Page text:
Spearhead From Space

3rd Doctor

Liz Shaw  Lethbridge - Stewart

Location: Earth



The newly-regenerated Doctor is exiled to modern-day Earth by the Time Lords, where he becomes attached to the British branch UNIT as their scientific adviser, ostensibly taking orders from Brigadier Lethbridge-Stewart. Aided by Liz Shaw, the Doctor's first task is to investigate a shower of mysterious meteorites which landed in the countryside. The Time Lord discovers that these are no ordinary meteorites: in fact, the plastic-controlling Nestenes have landed, intending to use their automated servants, the Autons, to take over the Earth.
 Novel  By  Terrance Dicks

Doctor Who and the Auton Invasion

First edition publication date: January, 1974
First edition cover and illustrations by Chris Achilleos

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"Spearhead from Space" launched Doctor Who into the 1970s with not only a new Doctor, Jon Pertwee, but a new assistant, the scientist Liz Shaw (Caroline John) and a regular place in the show for UNIT and Brigadier Lethbridge-Stewart (Nicholas Courtney). It also marked the debut of the programme in colour and saw the Doctor stranded on Earth after Patrick Troughton's last adventure, "The War Games" (1969). Not only that, but it proved the only serial in the show's history to be entirely shot both on film and location, giving it a uniquely cinematic feel. Regenerating in a country hospital, the Doctor finds himself helping the Brigadier investigate an unusual meteorite and its links with a sinister doll factory. The Autons are cybernetic killers--anticipating The Terminator by some 15 years--and the sequence in which they break through high-street shop windows to slaughter pedestrians remains a chilling highpoint of Doctor Who's entire history. Things do turn silly with a subplot involving a waxworks museum, while the ultimate battle with the Nestine consciousness is more likely to induce laughter than fear, but as vintage television nostalgia this is fast-moving splendidly characterised entertainment. --Gary S. Dalkin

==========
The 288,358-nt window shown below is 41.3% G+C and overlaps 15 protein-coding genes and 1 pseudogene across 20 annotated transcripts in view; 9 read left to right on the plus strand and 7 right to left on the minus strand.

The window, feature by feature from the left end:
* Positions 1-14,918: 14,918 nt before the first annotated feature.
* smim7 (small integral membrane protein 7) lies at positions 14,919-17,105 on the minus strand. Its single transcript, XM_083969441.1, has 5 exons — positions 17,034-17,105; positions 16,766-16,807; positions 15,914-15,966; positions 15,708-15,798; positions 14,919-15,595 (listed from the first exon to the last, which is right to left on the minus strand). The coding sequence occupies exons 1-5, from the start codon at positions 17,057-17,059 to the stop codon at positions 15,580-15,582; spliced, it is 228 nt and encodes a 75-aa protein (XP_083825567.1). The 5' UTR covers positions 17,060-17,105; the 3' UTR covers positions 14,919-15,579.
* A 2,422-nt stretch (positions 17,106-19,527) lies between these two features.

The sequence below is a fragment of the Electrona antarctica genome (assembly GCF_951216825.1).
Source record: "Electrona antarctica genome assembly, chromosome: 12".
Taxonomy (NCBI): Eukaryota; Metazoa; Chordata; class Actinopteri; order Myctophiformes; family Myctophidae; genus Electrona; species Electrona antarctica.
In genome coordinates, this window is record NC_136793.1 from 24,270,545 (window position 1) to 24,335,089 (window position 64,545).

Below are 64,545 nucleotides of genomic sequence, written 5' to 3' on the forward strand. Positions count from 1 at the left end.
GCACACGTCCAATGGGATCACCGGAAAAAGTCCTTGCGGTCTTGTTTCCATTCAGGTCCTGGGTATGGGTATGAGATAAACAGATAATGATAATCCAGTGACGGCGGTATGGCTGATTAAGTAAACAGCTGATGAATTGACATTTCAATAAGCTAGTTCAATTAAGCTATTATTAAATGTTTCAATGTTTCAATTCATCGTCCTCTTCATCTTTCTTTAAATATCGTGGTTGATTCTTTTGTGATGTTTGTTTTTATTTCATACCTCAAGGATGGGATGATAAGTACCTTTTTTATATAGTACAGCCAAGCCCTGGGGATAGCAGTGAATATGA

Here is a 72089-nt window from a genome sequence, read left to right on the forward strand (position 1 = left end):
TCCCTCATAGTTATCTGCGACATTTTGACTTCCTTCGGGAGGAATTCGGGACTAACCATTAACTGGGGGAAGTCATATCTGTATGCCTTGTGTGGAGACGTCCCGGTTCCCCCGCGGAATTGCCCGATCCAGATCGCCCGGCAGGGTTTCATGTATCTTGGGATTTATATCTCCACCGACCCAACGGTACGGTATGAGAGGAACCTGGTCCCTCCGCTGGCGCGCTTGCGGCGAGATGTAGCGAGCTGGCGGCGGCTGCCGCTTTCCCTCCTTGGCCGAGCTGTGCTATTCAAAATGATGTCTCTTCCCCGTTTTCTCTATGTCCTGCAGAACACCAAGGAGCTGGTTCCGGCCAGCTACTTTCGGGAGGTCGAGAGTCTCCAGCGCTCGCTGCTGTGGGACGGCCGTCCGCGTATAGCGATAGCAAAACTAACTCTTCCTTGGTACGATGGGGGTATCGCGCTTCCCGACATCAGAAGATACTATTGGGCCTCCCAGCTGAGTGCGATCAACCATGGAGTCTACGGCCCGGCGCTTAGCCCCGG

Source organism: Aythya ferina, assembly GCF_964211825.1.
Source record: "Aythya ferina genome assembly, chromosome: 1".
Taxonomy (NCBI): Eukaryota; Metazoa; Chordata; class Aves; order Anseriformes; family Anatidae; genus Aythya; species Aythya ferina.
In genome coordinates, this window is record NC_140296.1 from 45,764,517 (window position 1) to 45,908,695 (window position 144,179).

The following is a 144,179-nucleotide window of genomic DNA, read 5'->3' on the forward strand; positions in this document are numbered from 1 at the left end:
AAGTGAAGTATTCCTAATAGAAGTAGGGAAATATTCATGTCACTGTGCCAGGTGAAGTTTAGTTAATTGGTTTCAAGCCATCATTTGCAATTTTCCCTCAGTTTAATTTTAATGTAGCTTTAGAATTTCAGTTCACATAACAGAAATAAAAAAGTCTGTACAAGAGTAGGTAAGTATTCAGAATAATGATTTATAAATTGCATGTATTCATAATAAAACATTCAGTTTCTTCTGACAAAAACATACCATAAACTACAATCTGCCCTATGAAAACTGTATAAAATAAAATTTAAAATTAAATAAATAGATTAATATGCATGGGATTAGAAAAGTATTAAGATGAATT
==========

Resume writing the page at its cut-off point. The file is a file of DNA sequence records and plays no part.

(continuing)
On the DVD: The remastered picture and sound are exceptional for a 1970 TV show. Obviously in 4:3 and mono, this DVD offers technical quality easily as good as many feature films. There is a very friendly, if not especially informative, commentary from Nicholas Courtney and Caroline John, and subtitles that offer background facts and figures. With an amusing five-minute recruiting film for UNIT, repeat trailers and a gallery including previously unpublished photos, this excellent DVD is a Doctor Who fan's dream come true. --Gary S. Dalkin

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